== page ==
Drexel Helps to Establish First Trade Association for Expanding Research, Development and Commercial Use of MXene Materials

MXene annealing

Drexel is helping to start the first trade association to support the research and development of MXenes.

A decade after Drexel University researchers made the pathbreaking discovery of a family of versatile, two-dimensional materials, which they dubbed MXenes, the University is helping to establish a global trade association for researchers, manufacturers and companies that are working with the materials. Called the MXene Association, it will serve as the professional body to establish standards and best practices, connect researchers and corporations and promote the research and development involving the materials.

Headed by Terrance Barkan, executive director of the Graphene Council, the MXene Association will be charged with supporting research, development and application of MXene materials through the dissemination of information, education and networking.

“We are excited to help launch the MXene Association and look forward to the positive impact that the association will have on transitioning academic discoveries to the commercial sector,” said Aleister Saunders, PhD, executive vice provost for Research & Innovation at Drexel.

Drexel is a charter founding member of the Association and will be represented by Yury Gogotsi, PhD, Distinguished University and Bach professor in Drexel’s College of Engineering, who will serve as the Association’s chief scientific advisor.

“I look forward to working with all interested parties in industry and academia worldwide to facilitate industrial production of MXenes and commercialization of MXene-enabled devices and technologies that will have strong societal impact,” he said.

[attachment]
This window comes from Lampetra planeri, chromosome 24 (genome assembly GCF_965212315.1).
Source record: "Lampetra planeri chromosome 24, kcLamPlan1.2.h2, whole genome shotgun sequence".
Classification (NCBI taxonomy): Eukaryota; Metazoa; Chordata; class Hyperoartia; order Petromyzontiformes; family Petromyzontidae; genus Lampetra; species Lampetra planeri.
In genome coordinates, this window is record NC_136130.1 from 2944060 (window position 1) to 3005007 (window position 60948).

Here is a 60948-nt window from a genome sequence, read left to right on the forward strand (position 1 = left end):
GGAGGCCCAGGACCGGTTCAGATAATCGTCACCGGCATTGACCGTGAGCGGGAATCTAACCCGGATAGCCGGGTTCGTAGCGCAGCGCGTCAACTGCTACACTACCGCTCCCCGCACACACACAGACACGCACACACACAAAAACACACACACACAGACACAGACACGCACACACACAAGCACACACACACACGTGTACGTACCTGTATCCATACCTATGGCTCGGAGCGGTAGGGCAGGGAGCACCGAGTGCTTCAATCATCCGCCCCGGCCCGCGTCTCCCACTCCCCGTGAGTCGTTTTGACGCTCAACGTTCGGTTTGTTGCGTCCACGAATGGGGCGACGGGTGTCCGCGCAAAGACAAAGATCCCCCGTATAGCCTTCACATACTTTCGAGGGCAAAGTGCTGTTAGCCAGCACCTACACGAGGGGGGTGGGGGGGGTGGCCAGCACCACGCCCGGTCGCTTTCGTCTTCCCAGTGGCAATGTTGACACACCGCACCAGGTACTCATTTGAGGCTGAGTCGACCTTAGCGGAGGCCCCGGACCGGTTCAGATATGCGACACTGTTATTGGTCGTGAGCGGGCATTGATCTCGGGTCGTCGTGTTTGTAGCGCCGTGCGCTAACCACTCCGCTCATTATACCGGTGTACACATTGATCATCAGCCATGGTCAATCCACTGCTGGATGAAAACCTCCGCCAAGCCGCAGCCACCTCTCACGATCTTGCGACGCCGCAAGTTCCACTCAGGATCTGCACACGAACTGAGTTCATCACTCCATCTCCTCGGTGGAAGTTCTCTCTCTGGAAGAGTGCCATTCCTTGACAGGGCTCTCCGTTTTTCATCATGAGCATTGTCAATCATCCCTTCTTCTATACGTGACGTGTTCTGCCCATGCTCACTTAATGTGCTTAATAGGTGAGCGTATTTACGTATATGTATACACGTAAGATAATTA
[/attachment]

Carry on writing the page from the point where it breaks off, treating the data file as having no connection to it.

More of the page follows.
MXene ink

Gogotsi and Michel Barsoum, PhD, Distinguished professor in the College of Engineering, discovered the family of materials in 2011 and have led international research efforts to explore the properties and applications of MXenes and their precursor, MAX phase materials, over the last decade. Their work has uncovered more than two dozen discrete MXenes and revealed characteristics of the materials that could see them used in a variety of applications, including energy storage, electromagnetic shielding, telecommunications and biomedical technology.

Thousands of scientists around the world are now involved with MXene research and two international companies have already licensed MXene technology for telecommunication and biomedical applications. In 2020, Drexel hosted the first MXene Conference in the United States, where more than 2,000 international researchers gathered virtually to discuss new developments and the future of the promising material.

“MXenes and other 2D advanced materials are positioned to help solve some of our most pressing engineering and materials challenges,” Barkan said. “The MXene Association is an independent, neutral platform to help connect key stakeholders in this emerging field. We especially value the relationship with Drexel University, the ‘home’ of MXenes, as our scientific and technical advisors.”

For more information about the MXene Association, visit: www.MXenes.org.